The offset data represents the difference between the foremost address of the illustrated corrective information storage region and the foremost address of the region storing software jumpers. For example, offset data No. 1 represents the difference between the foremost address of the above-described corrective information storage region and the foremost address of the region storing software jumper 1.
In the above-described initialization processing for correcting patches, the foremost address of each software jumper in the RAM 26 is calculated by adding the value of the corresponding correcting offset data item to the foremost address of the corrective information storage region in the RAM 26. The calculated foremost addresses are loaded into a table in the RAM 26.
As described in detail in connection with the embodiment described thus far, the present invention pertains to an electronic apparatus incorporating a microcompute to control the appliance. Of course, the invention is not limited to the structure of this embodiment. For instance, the structure may be modified as suggested in items (1)-(3) below.
(1) The external storage device can be mounted outside the microcomputer 1 instead of inside the microcomputer 1, as shown in FIG. 1.
(2) Calculations of the foremost addresses of software jumpers can be performed in the program for activating the software jumpers. That is, whenever a correction of a bug is executed, the foremost address of a software to be run is calculated and stored in a RAM or the like.
(3) The processing for deleting the return address pushed onto the stack on generation of a table-calling instruction can be performed in a software jumper.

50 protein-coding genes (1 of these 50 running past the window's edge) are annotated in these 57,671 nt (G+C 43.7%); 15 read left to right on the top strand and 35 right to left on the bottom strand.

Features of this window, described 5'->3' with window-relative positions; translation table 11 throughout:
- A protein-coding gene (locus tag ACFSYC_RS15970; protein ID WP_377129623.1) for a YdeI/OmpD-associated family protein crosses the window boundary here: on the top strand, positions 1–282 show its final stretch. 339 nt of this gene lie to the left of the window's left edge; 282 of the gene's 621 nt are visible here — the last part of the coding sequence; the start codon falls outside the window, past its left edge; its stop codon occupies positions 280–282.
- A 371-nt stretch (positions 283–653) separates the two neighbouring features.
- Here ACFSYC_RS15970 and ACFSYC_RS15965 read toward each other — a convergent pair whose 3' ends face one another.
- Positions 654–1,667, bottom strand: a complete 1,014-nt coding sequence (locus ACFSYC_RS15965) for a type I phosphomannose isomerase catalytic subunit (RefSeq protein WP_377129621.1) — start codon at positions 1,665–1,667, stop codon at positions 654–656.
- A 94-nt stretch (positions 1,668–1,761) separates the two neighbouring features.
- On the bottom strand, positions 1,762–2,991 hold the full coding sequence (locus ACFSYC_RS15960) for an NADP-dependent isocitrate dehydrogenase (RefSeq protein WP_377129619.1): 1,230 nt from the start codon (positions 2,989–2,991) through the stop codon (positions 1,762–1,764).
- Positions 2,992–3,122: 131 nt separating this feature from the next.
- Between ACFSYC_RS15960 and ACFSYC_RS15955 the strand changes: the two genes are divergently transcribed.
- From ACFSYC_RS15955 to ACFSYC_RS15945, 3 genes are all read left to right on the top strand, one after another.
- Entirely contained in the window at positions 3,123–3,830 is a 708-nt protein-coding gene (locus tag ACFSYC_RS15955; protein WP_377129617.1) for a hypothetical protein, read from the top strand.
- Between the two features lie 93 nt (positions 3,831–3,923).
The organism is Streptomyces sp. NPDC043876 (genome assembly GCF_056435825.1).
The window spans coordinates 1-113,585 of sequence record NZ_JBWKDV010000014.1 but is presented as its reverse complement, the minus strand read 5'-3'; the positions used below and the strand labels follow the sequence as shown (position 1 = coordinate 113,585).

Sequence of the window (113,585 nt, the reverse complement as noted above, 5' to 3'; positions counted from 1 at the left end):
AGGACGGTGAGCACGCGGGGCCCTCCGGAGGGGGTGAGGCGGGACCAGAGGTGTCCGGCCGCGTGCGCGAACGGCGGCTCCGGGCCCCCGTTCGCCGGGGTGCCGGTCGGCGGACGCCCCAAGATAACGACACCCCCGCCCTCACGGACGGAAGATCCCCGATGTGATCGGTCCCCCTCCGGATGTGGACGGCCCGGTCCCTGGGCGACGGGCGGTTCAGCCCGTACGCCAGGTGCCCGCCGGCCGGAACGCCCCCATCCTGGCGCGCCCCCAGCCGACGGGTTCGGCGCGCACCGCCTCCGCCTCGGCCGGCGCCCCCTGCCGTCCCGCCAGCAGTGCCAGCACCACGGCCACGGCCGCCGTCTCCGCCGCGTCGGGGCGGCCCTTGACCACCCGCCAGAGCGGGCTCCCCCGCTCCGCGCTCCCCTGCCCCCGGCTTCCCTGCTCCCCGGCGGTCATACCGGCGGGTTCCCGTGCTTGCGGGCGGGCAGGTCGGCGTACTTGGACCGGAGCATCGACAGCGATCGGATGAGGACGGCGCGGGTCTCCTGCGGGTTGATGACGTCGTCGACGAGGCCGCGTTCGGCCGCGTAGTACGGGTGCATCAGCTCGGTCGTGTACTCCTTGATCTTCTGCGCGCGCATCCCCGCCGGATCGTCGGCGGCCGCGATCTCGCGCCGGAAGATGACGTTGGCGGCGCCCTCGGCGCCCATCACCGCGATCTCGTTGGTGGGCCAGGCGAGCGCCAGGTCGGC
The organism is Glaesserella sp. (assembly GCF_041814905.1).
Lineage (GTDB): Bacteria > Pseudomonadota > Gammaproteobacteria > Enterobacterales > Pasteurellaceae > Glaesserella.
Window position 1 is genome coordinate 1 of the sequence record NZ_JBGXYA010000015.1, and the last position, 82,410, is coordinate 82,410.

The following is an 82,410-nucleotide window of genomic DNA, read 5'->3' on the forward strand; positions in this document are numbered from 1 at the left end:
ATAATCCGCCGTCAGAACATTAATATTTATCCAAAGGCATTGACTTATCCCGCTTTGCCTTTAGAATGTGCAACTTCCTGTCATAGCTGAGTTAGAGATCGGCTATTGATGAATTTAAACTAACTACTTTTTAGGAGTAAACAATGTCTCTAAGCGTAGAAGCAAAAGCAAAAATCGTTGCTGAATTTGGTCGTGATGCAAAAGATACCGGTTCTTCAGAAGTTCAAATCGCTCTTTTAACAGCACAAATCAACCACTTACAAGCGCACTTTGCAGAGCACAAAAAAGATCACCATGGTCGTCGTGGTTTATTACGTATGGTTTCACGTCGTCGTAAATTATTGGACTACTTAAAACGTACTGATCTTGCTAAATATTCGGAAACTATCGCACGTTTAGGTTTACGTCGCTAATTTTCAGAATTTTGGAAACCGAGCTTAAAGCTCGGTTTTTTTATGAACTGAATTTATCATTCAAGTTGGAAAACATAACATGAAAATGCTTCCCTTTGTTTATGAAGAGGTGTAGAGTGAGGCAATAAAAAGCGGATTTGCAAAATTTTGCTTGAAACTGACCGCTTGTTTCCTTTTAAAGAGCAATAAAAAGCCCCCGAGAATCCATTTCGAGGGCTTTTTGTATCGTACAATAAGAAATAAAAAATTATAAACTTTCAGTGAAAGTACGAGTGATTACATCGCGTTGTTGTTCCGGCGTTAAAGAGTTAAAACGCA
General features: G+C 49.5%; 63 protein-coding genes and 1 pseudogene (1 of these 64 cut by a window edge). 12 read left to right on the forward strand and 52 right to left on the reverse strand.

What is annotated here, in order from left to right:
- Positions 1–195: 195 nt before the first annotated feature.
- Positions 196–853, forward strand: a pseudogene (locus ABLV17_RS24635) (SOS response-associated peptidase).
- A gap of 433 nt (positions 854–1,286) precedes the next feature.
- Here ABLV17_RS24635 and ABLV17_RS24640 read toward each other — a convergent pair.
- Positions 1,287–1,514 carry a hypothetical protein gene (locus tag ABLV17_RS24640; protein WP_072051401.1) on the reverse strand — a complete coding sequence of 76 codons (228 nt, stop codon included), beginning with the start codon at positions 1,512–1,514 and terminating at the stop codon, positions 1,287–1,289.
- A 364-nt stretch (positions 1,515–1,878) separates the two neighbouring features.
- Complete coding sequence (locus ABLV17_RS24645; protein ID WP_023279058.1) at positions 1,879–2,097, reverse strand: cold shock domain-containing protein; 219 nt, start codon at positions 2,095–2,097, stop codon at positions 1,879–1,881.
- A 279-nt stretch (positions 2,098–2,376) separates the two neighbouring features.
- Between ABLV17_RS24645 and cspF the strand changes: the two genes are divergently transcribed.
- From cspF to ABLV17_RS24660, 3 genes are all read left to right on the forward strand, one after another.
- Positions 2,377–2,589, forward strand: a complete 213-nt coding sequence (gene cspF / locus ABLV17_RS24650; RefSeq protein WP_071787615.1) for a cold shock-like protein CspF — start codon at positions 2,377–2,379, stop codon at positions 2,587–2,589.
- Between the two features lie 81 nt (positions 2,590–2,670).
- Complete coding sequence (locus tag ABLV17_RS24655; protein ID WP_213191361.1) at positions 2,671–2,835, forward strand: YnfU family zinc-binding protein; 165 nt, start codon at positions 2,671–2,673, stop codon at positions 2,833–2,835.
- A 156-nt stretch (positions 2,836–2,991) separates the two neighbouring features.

As described in detail thus far, in the present invention, where bugs are found after mass-production of microcomputers or the necessity of partial modification arises, correction by patches can be performed simply by supplying corrective information from the outside; in the past, an external circuit was required to be attached or new microcomputers mass-produced, thus incurring high costs.
In a transient state where bugs tend to be produced as encountered when the power supply is turned on, certain controlled objects which tend to produce serious problems if they malfunction are not controlled until processing for correcting patches ends. Thus, the electronic appliance can be prevented from malfunctioning if bugs take place in a transient state.
Where a corrective information storage region having a sufficient storage capacity is not secured in the microcomputer, the aforementioned method of saving the storage region is utilized. Hence, ample correcting function can be obtained.
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|U.S. Classification||700/79, 714/E11.133, 713/2, 714/5.1|
|International Classification||H04N5/765, G06F9/06, H04N5/238, H04N5/782, G11B5/02, G06F11/28, G06F11/00, G11B15/02, G06F11/14|
|Sep 21, 2001||FPAY||Fee payment|
Year of fee payment: 4
|Sep 26, 2005||FPAY||Fee payment|
Year of fee payment: 8
|Oct 26, 2009||REMI||Maintenance fee reminder mailed|
|Mar 24, 2010||LAPS||Lapse for failure to pay maintenance fees|
|May 11, 2010||FP||Expired due to failure to pay maintenance fee|
Effective date: 20100324